Singapore: Energy pricing agency Platts started publishing Dated Brent-related differentials for all its Asian sweet crudes since on Tuesday, a company official said, amid scepticism from the trading community.

This will be the first time that all Asia-Pacific grades are assessed against a far-away European crude bellwether, moving away from Malaysian light sweet benchmark Tapis, or heavy sweet benchmarks Indonesian Minas and Duri crudes.

The new assessments reflect the growing use of Dated Brent for pricing in Asia as output for local bellwethers declines, Dave Ernsberger, Platts editorial director for Asia, said.

"We see some regional crudes being priced off Brent and are trying to respond to what we see as a slow migration to Brent. We are just beginning a long process," Ernsberger said.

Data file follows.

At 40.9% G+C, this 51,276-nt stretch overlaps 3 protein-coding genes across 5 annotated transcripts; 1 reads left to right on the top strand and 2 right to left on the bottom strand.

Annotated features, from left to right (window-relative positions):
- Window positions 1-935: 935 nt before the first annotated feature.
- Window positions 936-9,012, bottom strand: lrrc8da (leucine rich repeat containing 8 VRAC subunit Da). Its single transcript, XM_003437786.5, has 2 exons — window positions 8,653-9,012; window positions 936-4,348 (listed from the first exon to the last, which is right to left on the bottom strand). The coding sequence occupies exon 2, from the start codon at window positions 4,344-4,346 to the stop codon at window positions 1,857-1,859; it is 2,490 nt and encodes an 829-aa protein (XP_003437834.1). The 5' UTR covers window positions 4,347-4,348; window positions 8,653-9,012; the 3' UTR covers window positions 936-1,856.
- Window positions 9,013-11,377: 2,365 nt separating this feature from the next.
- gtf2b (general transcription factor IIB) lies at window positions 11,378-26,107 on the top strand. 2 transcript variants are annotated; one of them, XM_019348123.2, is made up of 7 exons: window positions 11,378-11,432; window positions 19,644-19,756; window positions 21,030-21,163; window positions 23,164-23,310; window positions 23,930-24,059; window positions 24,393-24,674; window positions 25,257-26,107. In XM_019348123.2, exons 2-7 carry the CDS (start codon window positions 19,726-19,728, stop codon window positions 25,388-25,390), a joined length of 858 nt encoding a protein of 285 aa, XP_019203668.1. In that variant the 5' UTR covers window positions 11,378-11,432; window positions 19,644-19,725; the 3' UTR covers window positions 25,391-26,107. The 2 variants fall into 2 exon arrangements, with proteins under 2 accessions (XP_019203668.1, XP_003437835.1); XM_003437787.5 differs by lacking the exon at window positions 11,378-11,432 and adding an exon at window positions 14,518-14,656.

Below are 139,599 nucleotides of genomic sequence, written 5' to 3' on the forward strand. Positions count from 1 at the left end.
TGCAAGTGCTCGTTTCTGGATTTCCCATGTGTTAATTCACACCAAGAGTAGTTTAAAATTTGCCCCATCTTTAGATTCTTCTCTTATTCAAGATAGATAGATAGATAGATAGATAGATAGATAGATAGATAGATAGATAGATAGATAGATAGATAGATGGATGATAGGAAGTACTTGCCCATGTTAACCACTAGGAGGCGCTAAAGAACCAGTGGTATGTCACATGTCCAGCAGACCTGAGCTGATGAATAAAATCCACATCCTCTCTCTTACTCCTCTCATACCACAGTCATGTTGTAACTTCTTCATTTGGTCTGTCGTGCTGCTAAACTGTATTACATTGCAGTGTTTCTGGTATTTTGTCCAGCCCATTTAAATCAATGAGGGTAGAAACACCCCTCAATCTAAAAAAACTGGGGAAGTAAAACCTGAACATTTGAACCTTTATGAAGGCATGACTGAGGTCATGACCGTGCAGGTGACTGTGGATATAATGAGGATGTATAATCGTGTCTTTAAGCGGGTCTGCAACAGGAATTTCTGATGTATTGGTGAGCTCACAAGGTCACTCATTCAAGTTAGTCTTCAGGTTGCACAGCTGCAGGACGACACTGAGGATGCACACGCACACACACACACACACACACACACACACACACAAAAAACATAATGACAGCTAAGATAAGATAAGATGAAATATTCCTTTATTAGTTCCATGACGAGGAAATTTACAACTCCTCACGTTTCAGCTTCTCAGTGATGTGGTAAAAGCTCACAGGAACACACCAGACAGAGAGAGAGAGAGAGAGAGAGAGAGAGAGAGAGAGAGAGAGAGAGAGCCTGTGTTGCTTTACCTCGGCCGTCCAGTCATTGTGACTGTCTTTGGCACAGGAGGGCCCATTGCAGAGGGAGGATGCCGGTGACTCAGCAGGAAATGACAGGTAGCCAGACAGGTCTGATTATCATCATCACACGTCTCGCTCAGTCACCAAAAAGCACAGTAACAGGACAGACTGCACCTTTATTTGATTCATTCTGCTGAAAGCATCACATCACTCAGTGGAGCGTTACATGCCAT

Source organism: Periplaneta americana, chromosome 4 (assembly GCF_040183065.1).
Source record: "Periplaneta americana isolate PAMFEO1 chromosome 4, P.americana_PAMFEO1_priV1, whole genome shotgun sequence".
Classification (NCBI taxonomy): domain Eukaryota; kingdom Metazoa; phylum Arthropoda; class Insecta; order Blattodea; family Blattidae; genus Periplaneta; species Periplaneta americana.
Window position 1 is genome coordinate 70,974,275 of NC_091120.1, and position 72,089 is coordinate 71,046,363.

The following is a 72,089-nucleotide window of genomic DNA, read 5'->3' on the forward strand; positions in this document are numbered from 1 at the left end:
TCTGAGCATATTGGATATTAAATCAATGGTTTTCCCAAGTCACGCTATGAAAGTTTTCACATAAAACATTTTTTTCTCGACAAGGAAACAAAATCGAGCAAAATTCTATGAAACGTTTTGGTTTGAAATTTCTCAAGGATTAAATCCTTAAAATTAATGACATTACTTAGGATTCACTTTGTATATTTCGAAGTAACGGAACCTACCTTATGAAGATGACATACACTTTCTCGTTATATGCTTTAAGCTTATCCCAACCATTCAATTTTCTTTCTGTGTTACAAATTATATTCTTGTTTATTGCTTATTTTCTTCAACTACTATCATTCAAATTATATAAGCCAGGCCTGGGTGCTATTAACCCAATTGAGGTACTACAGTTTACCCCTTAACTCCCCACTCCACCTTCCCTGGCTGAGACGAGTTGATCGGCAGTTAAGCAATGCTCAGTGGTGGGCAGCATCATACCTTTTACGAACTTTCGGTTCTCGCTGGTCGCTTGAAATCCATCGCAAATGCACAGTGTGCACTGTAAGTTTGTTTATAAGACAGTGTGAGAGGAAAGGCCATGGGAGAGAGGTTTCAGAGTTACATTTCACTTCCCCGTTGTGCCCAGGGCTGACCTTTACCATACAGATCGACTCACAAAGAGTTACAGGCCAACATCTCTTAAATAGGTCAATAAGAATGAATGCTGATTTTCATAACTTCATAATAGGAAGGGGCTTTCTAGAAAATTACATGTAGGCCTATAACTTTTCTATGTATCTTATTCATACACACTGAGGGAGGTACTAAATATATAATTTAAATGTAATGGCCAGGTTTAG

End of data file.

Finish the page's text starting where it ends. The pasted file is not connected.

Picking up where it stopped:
The differential to Dated Brent will be the difference between Platts' Asian Dated Brent assessment at 0830 GMT and the price of the regional grade as assessed according Platts' existing methodology.

Platts, a unit of McGraw-Hill Cos, is a leader in oil and products pricing in most physical oil markets.

The use of Asia Dated Brent assessment in pricing would give the agency bigger clout in the regional market.

In Asia, Platts' Indonesian crude assessments account for 50 per cent of the Indonesia Crude Prices (ICP), while its Minas crude assessments are used for 50 per cent of the price of most Vietnamese crude sales, for instance.

But large volumes of light sweet crudes remain priced off the Asia Petro-leum Price Index (APPI), which is set twice a week by a panel of producers, refiners and traders.

Traders have long complained about the low liquidity of Asian regional benchmarks, whose outputs have dwindled. Malaysian light sweet benchmark Tapis's production has fallen to around 200,000 barrels per day this year - with most of it being run by equity producers Exxonmobil and Petronas in their own refineries.

Output for Indonesian Minas is estimated to have fallen to 200,000 bpd.